(d) If a tektite is to reach the Earth, it must be projected from the volcano on the Moon with a certain minimum speed, vo.  Making use of appropriate values from the diagram, find this minimum speed. Explain your reasoning.

(e) Discuss very briefly whether a tektite will reach the Earth’s surface with a speed less than, equal to or greater than the speed of projection. (Neglect atmospheric resistance).

Data: Mass of Moon  = 7.4 x 1022 kg,

Mass of Earth = 6.0 x 1024 kg.

2) (P) Compare the maximum velocities of a simple pendulum bob of mass m (= 0.1 kg) if an experiment in evaluating energy change is conducted on both Mars and Earth at the same time, for the same deflection angle Θ and length, L = 1.0 m. (Take the acceleration of gravity on Earth as 9.8 N/kg,and on Mars as 3.7 N/kg) Compare also the potential energy in each case. Why or why not would these be different? (Take the deflection angle Θ = 15 degrees in each experiment.)

3) (B) a) The mutation rate for human albinism is u = 0.00001. (e.g. 1 in every 100,000). If the equilibrium frequency q = 0.01, what is the reduction in fitness?

b)Blatella Germanica, the German cockroach,  has the following identified alleles:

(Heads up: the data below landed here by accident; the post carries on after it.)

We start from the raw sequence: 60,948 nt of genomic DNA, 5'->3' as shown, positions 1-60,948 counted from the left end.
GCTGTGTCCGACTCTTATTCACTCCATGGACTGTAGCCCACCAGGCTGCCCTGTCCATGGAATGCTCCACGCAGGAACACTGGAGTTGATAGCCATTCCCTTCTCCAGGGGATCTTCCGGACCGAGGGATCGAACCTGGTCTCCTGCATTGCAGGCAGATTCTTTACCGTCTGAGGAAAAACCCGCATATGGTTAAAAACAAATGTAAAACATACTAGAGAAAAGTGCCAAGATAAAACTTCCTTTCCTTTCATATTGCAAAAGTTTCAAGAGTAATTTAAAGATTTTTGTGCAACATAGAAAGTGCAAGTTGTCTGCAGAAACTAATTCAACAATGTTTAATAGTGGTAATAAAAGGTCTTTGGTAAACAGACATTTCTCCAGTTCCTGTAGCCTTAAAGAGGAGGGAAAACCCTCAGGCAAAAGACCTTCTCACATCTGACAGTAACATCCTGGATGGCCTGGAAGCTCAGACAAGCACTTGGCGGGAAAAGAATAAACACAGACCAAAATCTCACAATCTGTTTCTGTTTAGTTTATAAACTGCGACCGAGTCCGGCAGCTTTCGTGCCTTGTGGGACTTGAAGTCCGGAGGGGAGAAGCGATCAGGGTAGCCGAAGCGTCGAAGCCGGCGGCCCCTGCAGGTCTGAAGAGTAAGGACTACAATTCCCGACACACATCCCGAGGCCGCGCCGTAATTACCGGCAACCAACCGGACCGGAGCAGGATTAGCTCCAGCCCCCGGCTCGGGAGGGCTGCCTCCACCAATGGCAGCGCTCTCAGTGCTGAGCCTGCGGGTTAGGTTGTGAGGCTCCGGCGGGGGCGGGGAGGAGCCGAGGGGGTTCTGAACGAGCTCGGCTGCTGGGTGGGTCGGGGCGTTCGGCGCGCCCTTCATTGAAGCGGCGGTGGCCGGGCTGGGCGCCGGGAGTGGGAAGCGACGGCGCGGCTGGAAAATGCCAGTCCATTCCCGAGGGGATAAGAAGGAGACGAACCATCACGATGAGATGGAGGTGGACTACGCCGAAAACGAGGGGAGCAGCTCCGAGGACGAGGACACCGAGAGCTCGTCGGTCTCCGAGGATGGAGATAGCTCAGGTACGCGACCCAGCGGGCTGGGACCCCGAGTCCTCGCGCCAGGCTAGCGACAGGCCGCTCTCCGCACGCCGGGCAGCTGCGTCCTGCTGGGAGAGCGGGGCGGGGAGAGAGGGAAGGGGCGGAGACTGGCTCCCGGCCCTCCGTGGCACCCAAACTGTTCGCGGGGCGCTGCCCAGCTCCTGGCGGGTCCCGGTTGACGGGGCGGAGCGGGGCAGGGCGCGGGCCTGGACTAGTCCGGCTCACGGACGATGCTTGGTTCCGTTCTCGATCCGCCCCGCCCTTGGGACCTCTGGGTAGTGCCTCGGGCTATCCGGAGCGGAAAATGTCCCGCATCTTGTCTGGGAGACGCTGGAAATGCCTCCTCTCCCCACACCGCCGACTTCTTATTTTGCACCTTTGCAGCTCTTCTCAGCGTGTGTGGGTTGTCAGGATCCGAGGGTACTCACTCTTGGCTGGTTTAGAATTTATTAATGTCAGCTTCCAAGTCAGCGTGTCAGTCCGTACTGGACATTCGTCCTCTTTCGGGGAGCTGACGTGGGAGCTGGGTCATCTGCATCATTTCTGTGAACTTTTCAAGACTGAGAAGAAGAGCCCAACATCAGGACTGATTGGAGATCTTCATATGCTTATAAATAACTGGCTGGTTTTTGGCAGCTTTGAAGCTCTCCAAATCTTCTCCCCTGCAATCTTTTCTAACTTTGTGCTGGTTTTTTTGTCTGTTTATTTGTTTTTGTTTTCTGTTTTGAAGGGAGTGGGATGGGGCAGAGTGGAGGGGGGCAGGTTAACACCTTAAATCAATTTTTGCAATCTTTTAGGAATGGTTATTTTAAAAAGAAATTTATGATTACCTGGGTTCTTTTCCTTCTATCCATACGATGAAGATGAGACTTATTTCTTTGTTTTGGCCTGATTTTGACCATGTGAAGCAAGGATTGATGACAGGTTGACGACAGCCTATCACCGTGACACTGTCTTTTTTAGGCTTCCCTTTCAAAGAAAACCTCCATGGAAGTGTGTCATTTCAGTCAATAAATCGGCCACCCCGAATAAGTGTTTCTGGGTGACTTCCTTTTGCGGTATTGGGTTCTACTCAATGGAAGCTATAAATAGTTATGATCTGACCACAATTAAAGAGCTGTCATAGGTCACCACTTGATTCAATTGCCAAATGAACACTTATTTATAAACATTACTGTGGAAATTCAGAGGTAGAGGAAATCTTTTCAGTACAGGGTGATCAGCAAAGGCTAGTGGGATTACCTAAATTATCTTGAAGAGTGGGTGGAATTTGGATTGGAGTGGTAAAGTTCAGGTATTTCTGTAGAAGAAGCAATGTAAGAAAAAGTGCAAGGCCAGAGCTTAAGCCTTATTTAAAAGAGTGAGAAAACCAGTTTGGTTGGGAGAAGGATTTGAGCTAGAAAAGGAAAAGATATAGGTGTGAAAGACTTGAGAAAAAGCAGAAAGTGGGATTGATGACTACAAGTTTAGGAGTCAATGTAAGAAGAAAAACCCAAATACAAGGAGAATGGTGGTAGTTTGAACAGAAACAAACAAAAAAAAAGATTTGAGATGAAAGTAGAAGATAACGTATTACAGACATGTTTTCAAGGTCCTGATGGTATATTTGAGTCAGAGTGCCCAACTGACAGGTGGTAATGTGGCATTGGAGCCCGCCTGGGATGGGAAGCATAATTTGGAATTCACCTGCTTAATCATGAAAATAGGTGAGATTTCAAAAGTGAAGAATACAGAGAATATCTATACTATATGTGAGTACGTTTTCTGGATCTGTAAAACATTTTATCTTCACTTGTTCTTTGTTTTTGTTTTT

D- resistance to the pesticide dieldrin
d- non-resistance

After some defined time, the population exhibits the following three genotypes: DD, Dd and dd

If over time, each dd and Dd roach produces one offspring, and each DD produces TWO, then find:

a) the relative fitness for the DD roaches
b) the relative fitness for the Dd roaches
c) the relative fitness for the dd roaches

4) (B)Over successive generations of German roaches it can be shown that the gene frequency of the deleterious allele will be decreased by:

-Dq = - spq / (1 – sq)2

where p is the gene frequency for the favored allele ( = 0.60)

If it reproduces at a ratio of 3:2 relative to the disadvantaged allele., use this information to find:

i) The gene frequency (q) of the disadvantaged allele for the roach, and thence, the magnitude of -Dq.

ii) The values of p and q when:     -Dq = -0.07

State any assumptions made.

While we can certainly agree the Barbadian and U.S. systems are different in key ways, it is clear the latter - from many points of view - is simply too generous, and gives exalted or exaggerated grades and marks for students. I warrant if they were suddenly put into the Bajan system their marks, GPAs would crash back to Earth in two heart beats.